Reaping the Fruits of Social Cash Transfer

Picture : Chief Phiri beside a house he built through the social cash transfer program. Picture : Chief Phiri beside a house he built through the social cash transfer program.
When 54-year-old Chief Phiri lost two of his brothers, and their wives in a short span of time, his life was shattered.
Phiri from Manguwa village in the area of Senior Chief Mabulabo found himself keeping and caring for a family of 16, his children, his brother's children, and his 81-year-old ailing mother. 
Life for Phiri became very hard, apart from searching for their everyday food he had to ensure that the children were at school.
"We were living in abject poverty we wouldn't know where our next meal would come from though I was doing farming but I  couldn't harvest enough due to lack of money to buy inputs", said Phiri.
However, in 2014 the tide changed for Phiri after group village headman Venge Baloyi identified his family of 16 as one of the poorest families in his area to be considered in the government-run Social Cash Transfer program.
" When I was told that I have been included in the number of those earmarked for the social cash transfer program I was excited finally God has come to my aid", said Phiri.
Since then Phiri has not looked back, with K11,000 a month from the program he has managed to change the fortunes of his extended family.
He has managed to buy pigs, built an iron-roofed house while sending his children to school.
"Now am doing fine I am managing to pay for three children who are in secondary school, one has completed secondary education and now is at a teachers training college all these from the little we get from the social cash transfer program," says Phiri while showing us his pig kraal close to his homestead.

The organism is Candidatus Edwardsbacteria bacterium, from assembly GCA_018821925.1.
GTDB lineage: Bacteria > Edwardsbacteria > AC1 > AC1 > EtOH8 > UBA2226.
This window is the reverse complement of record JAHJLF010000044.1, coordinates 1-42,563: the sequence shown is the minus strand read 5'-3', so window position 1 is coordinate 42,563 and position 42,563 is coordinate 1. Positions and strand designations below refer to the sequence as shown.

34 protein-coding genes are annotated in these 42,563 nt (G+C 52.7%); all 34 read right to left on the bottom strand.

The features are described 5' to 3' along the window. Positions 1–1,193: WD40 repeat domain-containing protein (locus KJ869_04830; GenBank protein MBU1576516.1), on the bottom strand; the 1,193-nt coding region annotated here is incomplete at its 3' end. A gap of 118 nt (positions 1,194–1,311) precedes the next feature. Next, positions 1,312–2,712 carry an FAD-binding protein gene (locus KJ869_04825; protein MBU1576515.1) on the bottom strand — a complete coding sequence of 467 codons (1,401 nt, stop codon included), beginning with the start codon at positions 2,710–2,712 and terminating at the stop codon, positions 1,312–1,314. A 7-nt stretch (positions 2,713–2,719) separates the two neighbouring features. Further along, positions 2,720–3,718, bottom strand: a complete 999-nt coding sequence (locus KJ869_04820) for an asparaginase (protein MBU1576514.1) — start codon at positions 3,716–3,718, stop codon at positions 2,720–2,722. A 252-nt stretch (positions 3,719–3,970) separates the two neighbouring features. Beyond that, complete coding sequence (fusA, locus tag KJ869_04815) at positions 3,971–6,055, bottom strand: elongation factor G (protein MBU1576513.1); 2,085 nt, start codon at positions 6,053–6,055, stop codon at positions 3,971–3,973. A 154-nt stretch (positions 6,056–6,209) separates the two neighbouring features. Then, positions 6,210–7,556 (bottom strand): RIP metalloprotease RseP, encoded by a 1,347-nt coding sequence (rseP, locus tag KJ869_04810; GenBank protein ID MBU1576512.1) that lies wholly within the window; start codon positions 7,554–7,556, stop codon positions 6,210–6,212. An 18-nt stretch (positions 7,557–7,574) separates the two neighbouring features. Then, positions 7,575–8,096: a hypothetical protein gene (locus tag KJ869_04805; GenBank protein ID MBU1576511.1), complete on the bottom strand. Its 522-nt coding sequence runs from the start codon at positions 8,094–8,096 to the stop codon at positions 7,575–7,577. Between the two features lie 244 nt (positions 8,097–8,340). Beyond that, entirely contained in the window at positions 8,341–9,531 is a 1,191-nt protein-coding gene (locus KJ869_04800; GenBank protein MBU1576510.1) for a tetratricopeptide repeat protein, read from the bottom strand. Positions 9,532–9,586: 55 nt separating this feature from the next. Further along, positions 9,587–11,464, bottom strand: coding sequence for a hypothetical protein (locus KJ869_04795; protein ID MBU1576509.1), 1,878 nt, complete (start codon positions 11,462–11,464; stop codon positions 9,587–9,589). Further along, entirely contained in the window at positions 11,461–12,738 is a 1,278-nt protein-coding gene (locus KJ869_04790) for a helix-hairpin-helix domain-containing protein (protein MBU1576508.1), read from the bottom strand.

Another person who is reaping the fruits of the social cash transfer program is 52-year-old Nathan Zimba of Amon Zimba village also in the area of senior Chief Mabulabo.
Zimba was a drunkard, life to him revolved around doing piece jobs in other people's farms and drowning his sorrows in home-distilled liquor.
His wife attests to the dire poverty his drunkenness subjected them to. 
"We were sleeping on the bare floor with no blankets in a grass-thatched house that leaked during the rainy season", says the wife.
In fact, after enduring a lot due to Zimba's habitual drinking they had to separate where the wife went to live with her parents.
But all this is now history as they are now united, living in their iron sheet roofed house and food is no longer a problem for them and their five children.
" I am a living example of those who have benefited a lot from the cash transfer program which has taught me a lot in fact now I am a transformed person," says Zimba.
Apart from having a good iron sheet roofed house Zimba boasts a motorcycle which he uses as Kabaza around the area.
Just like Chief Phiri, Zimba also hails the lessons they have learned through the cash transfer program.
"Using the knowledge I learned together, with my wife we decided to buy soya beans which we sold at over half a million and bought the motorbike but now my dream is to buy a vehicle and I know that I will achieve this very soon", says Zimba.
The government implemented Social cash transfer program is being complemented by some other partners whose main aim is to see the beneficiaries graduate from the program and become self-reliant.